2. A.J. McCarron, QB, Alabama: If the Crimson Tide is still in position to win a third consecutive national title when votes are cast, and if McCarron has a typically stellar season, he could be hard to vote against.

3. Jadeveon Clowney, DE, South Carolina: Yes, he plays on defense, which Heisman voters usually neglect. But yes, he also may be the best player in college football this season.

4. Johnny Manziel, QB, Texas A&M: The first player to win the Heisman as a freshman (albeit redshirt freshman) would be the second player to win two Heismans (Archie Griffin, 1974-75).

5. Marqise Lee, WR, USC: He finished fourth in the Heisman voting last season, when he had 1,721 receiving yards (14.6 per catch). He could be even more important in the Trojans' offense this season.

6. Marcus Mariota, QB, Oregon: The dual-threat QB completed 68.5 percent of his passes and accounted for 38 touchdowns at the helm of the Ducks' hyper-speed offense last season.

7. Aaron Murray, QB, Georgia: By season's end, the four-year starter's career stats are going to be off the charts. And if the Bulldogs' offense is as prolific as expected, he'll command a lot of attention.

8. Teddy Bridgewater, QB, Louisville: He passed for 3,718 yards last season on a team that finished 13-1. Similar things are expected from him and his team this season.

9. Tajh Boyd, QB, Clemson: He'll put up big numbers — he passed for 3,828 yards and 33 touchdowns last season — and if Clemson is in the national title mix, he'll get Heisman consideration.

10. Ka'Deem Carey, RB, Arizona: He led the nation in rushing as a sophomore last season (1,929 yards), but his team's success will determine whether he can get on Heisman voters' radar.


This season’s most compelling nonconference games (listed chronologically):

Alabama vs. Virginia Tech (Georgia Dome), Aug. 31: Alabama opens against the same opponent in the same place as it opened its 2009 national championship season.

Georgia at Clemson, Aug. 31: The first meeting in 10 years of these programs is expected to produce a high-scoring shootout.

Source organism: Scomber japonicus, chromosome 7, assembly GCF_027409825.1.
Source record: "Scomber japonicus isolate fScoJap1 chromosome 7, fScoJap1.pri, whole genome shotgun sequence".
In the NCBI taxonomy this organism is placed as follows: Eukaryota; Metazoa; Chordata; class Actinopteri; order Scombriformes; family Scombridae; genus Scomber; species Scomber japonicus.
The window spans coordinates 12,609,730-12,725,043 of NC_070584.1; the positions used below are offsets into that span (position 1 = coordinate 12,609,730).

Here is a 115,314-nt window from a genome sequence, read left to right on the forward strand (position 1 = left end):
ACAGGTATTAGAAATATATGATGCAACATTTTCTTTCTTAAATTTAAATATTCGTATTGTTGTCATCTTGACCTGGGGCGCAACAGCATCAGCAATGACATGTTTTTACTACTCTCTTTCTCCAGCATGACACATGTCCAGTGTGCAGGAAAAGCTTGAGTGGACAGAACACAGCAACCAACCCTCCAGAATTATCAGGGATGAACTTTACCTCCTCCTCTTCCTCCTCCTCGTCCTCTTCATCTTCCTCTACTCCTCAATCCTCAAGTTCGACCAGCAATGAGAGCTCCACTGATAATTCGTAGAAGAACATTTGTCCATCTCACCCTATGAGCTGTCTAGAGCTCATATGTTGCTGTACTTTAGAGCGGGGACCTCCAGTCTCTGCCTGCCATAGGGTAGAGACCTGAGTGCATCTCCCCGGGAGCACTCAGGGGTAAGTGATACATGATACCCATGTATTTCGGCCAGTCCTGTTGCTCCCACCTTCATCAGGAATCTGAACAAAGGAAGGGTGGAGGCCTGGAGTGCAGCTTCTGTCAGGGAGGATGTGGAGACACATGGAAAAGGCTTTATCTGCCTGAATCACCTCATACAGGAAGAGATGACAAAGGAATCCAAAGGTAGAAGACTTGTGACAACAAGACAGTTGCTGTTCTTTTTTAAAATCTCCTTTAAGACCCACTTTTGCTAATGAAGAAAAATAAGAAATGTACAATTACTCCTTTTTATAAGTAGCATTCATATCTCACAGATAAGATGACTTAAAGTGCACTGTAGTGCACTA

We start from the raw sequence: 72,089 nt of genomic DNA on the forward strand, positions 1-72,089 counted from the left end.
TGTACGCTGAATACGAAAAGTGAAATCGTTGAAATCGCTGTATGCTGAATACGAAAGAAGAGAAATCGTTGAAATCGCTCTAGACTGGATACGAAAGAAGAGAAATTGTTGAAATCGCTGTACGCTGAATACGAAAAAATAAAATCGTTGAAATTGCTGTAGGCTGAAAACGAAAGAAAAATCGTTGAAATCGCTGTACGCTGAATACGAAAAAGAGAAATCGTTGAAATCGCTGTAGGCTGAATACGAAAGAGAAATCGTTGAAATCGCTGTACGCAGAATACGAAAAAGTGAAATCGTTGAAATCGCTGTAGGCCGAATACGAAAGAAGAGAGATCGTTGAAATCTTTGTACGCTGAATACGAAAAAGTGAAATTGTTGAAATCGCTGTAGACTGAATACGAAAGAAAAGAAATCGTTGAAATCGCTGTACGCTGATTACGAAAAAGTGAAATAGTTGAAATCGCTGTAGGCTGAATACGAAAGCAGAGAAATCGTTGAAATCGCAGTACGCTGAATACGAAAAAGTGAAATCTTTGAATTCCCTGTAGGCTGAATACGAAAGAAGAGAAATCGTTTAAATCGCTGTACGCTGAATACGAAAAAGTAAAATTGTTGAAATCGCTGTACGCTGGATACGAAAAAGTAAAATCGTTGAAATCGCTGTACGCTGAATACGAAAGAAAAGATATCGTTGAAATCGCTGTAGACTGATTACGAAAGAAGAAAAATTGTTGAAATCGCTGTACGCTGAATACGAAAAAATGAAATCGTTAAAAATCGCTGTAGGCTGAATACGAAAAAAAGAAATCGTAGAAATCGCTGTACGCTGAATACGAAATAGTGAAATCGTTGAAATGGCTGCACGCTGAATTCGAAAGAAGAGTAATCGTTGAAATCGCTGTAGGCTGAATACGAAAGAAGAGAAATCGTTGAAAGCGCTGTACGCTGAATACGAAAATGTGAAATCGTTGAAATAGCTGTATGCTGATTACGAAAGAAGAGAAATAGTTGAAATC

Florida at Miami, Sept. 7: Only the fourth regular-season meeting since 1987 between these Sunshine State rivals.

Oklahoma at Notre Dame, Sept. 28: This series from college football's history books was revived last season.

Notre Dame at Stanford, Nov. 30: A power-football matchup of two teams ranked highly in the preseason (Stanford No. 4 and Notre Dame No. 14).

Georgia at Georgia Tech, Nov. 30: In this state, anyway, this one always belongs on a list of compelling matchups.


Coaches who will open the season on — or close to — the hot seat (listed in order of temperature, hottest first):

Lane Kiffin, USC: The Trojans started last season as a top-five team and ended it with a 7-6 record and a Sun Bowl loss to Georgia Tech.

Randy Edsall, Maryland: After going 6-18 over the past two seasons, Edsall's program needs to make strides before heading to the Big Ten next year.

Steve Sarkisian, Washington: His margin for error has been reduced by three consecutive 7-6 seasons and a loss to Washington State last season.

Charlie Weis, Kansas: Yes, he's been in the job only one year, but another season like that one — 1-11 — could spell job insecurity.

Kirk Ferentz, Iowa: After going 4-8 and losing its final six games last season, Iowa may be looking for some new dividends from its coach, who has a lucrative contract and big buyout.


Thirty-one of the 125 FBS teams — about 25 percent — have new head coaches this season:

School: Former coach (years in job); New coach (previous job)

Arkansas: John L. Smith (1); Bret Bielema (Wisconsin head coach)

Arkansas State: Gus Malzahn (1); Bryan Harsin (Texas co-offensive coordinator)